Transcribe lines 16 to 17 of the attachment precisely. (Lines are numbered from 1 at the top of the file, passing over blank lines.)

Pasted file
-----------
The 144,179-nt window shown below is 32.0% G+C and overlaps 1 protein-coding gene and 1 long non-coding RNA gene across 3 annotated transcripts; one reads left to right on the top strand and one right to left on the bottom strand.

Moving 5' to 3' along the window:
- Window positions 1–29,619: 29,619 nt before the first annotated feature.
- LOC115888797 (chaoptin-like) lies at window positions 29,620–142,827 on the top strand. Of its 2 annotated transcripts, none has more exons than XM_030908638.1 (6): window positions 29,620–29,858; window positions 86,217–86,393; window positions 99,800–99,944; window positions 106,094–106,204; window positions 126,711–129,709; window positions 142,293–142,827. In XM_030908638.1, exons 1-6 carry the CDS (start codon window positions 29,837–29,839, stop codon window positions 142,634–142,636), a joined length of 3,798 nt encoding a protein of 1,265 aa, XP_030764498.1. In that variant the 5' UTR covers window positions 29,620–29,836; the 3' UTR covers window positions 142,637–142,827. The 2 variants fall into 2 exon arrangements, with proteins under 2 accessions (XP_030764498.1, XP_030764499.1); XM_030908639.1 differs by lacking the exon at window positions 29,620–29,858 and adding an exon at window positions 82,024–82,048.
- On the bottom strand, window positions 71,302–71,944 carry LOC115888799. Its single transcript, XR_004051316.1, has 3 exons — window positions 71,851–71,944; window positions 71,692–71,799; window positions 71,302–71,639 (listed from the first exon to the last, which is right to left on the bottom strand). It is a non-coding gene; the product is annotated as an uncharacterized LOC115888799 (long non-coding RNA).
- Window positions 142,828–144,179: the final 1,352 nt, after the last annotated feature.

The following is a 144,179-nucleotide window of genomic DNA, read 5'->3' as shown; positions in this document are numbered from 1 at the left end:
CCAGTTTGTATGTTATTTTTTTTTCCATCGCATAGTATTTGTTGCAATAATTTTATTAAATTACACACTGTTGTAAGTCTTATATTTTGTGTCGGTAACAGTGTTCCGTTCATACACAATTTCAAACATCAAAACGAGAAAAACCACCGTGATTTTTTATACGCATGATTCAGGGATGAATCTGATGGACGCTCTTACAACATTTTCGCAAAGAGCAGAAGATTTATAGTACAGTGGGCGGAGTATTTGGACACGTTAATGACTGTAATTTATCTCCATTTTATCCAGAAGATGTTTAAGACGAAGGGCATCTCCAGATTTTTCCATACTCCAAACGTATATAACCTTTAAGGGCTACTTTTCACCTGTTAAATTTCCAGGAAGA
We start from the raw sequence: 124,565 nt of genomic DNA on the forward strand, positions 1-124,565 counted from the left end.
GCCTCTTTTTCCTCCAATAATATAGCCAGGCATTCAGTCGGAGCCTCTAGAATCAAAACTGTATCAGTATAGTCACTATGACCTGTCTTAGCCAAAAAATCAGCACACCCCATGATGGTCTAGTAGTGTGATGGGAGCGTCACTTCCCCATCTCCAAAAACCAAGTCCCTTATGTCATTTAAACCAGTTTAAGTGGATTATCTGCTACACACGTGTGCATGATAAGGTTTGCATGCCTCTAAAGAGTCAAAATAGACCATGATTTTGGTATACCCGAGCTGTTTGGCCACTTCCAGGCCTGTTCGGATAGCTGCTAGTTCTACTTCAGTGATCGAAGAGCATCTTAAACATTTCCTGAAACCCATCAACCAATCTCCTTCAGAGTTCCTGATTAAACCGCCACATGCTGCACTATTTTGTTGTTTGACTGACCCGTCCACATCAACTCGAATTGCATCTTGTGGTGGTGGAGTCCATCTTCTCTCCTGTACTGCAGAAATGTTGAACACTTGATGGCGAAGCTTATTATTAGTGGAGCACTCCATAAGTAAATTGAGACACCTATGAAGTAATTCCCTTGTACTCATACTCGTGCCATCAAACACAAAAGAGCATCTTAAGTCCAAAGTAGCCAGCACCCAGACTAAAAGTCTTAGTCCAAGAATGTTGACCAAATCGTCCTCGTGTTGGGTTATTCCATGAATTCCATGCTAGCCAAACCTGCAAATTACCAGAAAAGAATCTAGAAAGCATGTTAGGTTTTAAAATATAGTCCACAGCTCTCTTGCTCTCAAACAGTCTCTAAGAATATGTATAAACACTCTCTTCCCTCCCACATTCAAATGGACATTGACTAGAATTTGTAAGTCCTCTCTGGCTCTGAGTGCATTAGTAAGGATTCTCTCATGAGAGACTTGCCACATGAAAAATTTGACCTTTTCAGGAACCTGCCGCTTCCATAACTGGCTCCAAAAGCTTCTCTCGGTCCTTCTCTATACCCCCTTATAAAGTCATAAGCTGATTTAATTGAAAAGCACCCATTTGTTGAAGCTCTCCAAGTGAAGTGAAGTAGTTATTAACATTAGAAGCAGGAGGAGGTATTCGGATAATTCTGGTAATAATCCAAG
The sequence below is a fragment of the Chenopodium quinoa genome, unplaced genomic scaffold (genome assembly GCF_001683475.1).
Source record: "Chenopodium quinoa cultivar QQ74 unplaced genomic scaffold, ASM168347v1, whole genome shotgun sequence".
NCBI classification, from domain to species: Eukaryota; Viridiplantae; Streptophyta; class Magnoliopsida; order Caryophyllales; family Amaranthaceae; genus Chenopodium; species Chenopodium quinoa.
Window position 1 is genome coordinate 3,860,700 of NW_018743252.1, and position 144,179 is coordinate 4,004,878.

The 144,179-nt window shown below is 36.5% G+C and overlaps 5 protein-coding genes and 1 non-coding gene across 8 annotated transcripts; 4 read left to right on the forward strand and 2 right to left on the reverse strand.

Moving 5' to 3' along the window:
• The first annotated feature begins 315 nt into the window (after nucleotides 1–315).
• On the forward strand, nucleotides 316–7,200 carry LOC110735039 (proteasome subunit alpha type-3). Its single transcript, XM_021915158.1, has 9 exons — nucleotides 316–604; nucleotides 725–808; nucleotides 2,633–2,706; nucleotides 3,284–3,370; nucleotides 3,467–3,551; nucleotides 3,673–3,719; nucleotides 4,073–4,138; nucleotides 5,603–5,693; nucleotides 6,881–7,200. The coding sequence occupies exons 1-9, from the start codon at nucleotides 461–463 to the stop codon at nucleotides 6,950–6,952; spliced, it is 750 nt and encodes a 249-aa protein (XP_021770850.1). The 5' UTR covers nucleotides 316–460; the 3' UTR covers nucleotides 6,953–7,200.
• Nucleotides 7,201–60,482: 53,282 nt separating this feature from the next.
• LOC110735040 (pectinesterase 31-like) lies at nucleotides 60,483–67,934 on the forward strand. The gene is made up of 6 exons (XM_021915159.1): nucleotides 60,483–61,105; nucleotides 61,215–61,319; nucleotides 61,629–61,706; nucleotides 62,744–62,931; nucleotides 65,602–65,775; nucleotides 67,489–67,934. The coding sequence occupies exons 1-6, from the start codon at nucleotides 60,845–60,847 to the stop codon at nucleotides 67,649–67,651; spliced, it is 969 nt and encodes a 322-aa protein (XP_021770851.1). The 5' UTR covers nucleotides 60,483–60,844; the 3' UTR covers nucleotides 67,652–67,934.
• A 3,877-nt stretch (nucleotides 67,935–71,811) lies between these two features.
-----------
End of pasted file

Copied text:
Moving 5' to 3' along the window:
• The first annotated feature begins 315 nt into the window (after nucleotides 1–315).